Issue Date: August 20, 2007
Biochem Engineers Meet In Quebec
THE DAYS when biochemical engineers cared only about scaling up reactions and purifying the resulting products are long gone. Today, these investigators have a broader range of interests.
Last month, some 250 biochemical engineers gathered in Quebec City to share research results in areas ranging from biofuels to stem cells. The meeting, sponsored by Engineering Conferences International, attracted professionals from 25 countries.
Program chairs Michael Betenbaugh of Johns Hopkins University and Vijay Yabannavar of Seattle-based Trubion Pharmaceuticals designed the lineup, in Betenbaugh's words, "to show the impact that biochemical engineers have at multiple scales, from the molecule all the way to the network and the family of cells."
Here is a smattering of the work that researchers at the conference shared with their colleagues.
Bacterial quantum dot factory
A PRACTICAL biological synthesis for the inorganic nanocrystals popularly known as quantum dots is a step closer to reality. Researchers at the University of California, Riverside, have engineered bacteria to produce quantum dots suitable for biological labeling.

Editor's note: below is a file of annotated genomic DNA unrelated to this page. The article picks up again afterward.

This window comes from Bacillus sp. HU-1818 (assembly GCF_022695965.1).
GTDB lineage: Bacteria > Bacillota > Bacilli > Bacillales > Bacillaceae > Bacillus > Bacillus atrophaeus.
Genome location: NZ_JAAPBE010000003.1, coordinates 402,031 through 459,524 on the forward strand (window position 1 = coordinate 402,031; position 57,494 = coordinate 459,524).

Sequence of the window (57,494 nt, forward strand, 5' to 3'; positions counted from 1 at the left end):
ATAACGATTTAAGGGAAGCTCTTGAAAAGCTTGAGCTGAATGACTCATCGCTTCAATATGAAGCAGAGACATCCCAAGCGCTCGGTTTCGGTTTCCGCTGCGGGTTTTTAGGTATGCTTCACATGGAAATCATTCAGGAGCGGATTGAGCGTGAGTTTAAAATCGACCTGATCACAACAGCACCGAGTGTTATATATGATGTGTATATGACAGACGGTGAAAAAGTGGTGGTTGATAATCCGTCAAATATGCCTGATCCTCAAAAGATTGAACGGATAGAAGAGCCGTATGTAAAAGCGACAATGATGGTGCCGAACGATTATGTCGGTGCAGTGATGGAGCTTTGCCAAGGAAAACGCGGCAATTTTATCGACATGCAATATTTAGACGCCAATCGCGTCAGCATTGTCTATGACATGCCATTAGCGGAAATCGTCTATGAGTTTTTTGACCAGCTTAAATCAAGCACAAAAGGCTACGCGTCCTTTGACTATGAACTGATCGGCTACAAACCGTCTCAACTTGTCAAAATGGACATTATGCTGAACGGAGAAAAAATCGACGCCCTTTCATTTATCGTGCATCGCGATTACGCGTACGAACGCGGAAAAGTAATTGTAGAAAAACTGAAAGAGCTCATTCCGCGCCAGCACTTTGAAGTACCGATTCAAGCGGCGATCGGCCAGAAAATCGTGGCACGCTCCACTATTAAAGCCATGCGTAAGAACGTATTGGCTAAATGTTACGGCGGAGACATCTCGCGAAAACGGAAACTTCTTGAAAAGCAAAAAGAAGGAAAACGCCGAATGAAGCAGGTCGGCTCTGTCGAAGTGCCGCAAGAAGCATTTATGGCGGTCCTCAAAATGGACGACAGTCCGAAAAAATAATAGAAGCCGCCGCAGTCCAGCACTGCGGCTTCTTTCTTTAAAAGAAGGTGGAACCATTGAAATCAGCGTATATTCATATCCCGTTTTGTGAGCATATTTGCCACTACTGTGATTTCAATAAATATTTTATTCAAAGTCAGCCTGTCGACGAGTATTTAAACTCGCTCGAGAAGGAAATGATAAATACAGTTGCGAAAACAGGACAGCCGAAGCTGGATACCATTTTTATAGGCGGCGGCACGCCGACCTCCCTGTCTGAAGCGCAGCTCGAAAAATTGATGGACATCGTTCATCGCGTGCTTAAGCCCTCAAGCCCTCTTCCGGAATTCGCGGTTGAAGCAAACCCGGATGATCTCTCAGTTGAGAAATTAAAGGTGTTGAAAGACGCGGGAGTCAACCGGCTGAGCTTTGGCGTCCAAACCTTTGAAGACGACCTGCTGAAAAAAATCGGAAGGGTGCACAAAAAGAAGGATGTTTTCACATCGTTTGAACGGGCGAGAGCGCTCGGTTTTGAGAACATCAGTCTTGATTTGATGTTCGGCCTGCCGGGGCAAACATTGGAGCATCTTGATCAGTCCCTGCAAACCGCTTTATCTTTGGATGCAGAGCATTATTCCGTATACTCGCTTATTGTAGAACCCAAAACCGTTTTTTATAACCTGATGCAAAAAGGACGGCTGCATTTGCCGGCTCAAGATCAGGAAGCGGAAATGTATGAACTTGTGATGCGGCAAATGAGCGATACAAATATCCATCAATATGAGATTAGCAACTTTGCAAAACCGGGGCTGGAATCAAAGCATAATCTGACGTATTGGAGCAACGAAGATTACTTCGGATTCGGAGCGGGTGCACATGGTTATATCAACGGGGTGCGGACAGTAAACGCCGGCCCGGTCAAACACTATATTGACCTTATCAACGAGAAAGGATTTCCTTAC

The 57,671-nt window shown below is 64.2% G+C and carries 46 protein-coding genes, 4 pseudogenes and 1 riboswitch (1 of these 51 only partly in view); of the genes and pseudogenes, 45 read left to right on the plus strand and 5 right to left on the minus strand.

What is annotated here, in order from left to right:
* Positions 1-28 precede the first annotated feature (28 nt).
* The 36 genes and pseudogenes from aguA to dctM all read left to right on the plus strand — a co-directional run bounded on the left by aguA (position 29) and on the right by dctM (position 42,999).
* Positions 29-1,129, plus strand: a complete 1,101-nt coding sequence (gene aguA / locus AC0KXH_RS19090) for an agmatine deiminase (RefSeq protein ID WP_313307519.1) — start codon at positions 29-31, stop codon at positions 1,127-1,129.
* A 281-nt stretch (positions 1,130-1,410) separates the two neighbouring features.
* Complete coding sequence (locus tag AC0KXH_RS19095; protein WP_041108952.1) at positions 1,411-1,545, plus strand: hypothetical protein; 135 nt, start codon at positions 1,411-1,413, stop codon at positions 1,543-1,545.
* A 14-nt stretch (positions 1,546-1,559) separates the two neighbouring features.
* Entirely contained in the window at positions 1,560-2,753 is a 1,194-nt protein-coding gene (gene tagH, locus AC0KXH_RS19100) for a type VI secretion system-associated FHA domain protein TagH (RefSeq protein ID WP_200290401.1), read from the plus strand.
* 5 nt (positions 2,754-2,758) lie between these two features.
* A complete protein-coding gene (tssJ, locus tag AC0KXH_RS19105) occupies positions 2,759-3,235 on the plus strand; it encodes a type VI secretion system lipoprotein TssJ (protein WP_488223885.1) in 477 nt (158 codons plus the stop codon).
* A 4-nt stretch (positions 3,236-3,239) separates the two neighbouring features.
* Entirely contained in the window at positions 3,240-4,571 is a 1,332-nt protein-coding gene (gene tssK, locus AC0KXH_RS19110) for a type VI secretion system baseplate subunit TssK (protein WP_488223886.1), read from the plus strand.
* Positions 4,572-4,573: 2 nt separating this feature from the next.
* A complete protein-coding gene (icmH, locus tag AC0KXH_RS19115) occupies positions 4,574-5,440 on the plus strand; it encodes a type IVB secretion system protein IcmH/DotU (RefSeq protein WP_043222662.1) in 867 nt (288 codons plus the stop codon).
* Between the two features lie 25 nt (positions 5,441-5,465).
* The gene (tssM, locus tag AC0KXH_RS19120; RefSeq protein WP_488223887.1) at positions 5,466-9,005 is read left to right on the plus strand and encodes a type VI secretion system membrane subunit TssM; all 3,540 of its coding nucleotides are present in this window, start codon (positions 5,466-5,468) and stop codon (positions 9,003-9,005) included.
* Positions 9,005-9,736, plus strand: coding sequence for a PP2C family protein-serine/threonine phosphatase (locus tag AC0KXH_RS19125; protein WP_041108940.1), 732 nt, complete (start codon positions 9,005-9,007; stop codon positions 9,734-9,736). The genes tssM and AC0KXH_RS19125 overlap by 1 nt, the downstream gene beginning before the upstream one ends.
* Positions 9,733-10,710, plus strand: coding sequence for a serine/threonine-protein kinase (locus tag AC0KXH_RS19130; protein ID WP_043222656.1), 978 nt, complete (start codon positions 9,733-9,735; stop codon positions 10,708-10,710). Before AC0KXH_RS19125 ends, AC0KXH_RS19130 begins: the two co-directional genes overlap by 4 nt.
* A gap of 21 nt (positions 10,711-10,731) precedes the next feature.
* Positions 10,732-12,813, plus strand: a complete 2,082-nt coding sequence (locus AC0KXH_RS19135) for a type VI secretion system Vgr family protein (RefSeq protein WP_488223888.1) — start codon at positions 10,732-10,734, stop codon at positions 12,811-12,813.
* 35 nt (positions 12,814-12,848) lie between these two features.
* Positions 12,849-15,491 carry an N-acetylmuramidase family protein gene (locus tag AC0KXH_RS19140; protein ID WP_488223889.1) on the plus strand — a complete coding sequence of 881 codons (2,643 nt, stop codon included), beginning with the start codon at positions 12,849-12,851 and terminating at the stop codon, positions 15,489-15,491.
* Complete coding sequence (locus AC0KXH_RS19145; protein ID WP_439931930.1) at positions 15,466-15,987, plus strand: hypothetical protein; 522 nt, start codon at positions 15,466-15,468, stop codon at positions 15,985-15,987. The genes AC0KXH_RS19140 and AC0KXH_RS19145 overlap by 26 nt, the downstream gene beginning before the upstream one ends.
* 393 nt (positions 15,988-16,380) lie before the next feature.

Quantum dots are attractive fluorescent tags for studying biological systems because of their tunable fluorescence characteristics, narrow emission spectra, and resistance to fading. Unfortunately, the most successful chemical synthesis of quantum dots requires harsh conditions. A promising alternative to the usual chemical synthesis is the use of biological templates to guide the synthesis. Most biologically based processes, however, yield quantum dots that are too large to be useful in cellular assays.
Wilfred Chen and coworkers at UC Riverside may have found a solution to that problem. They have programmed Escherichia coli that consistently deliver quantum dots about 5 nm in diameter.
The engineered bacteria use a peptide called phytochelatin to guide the synthesis. This peptide—which is synthesized from the tripeptide glutathione—is usually made by plants and yeast to defend against heavy-metal toxicity. Chen programs the bacteria to make the enzyme phytochelatin synthase, which catalyzes the production of the peptide.